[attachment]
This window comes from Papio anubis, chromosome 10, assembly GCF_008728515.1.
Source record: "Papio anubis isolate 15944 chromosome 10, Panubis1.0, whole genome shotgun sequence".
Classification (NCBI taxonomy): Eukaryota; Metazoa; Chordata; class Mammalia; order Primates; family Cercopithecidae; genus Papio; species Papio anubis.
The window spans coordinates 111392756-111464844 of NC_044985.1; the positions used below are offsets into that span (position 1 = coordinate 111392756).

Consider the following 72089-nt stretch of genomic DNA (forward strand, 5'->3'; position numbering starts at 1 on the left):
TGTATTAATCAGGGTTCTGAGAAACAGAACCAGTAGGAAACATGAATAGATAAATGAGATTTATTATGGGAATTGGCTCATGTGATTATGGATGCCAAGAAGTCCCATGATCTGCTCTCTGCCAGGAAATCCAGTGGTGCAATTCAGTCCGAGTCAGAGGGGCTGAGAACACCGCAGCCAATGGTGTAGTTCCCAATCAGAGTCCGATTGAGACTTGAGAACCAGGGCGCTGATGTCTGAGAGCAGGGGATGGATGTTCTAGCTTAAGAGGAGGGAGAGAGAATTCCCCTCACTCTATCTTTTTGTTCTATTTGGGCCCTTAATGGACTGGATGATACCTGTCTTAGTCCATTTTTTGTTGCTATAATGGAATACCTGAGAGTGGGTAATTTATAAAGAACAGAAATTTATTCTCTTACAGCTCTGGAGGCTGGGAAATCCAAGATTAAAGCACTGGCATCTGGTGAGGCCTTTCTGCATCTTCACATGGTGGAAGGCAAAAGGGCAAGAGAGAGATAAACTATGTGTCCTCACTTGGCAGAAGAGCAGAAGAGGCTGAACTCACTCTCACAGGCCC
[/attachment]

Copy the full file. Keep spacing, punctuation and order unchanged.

This window comes from Papio anubis, chromosome 10, assembly GCF_008728515.1.
Source record: "Papio anubis isolate 15944 chromosome 10, Panubis1.0, whole genome shotgun sequence".
Classification (NCBI taxonomy): Eukaryota; Metazoa; Chordata; class Mammalia; order Primates; family Cercopithecidae; genus Papio; species Papio anubis.
The window spans coordinates 111392756-111464844 of NC_044985.1; the positions used below are offsets into that span (position 1 = coordinate 111392756).

Consider the following 72089-nt stretch of genomic DNA (forward strand, 5'->3'; position numbering starts at 1 on the left):
TGTATTAATCAGGGTTCTGAGAAACAGAACCAGTAGGAAACATGAATAGATAAATGAGATTTATTATGGGAATTGGCTCATGTGATTATGGATGCCAAGAAGTCCCATGATCTGCTCTCTGCCAGGAAATCCAGTGGTGCAATTCAGTCCGAGTCAGAGGGGCTGAGAACACCGCAGCCAATGGTGTAGTTCCCAATCAGAGTCCGATTGAGACTTGAGAACCAGGGCGCTGATGTCTGAGAGCAGGGGATGGATGTTCTAGCTTAAGAGGAGGGAGAGAGAATTCCCCTCACTCTATCTTTTTGTTCTATTTGGGCCCTTAATGGACTGGATGATACCTGTCTTAGTCCATTTTTTGTTGCTATAATGGAATACCTGAGAGTGGGTAATTTATAAAGAACAGAAATTTATTCTCTTACAGCTCTGGAGGCTGGGAAATCCAAGATTAAAGCACTGGCATCTGGTGAGGCCTTTCTGCATCTTCACATGGTGGAAGGCAAAAGGGCAAGAGAGAGATAAACTATGTGTCCTCACTTGGCAGAAGAGCAGAAGAGGCTGAACTCACTCTCACAGGCCC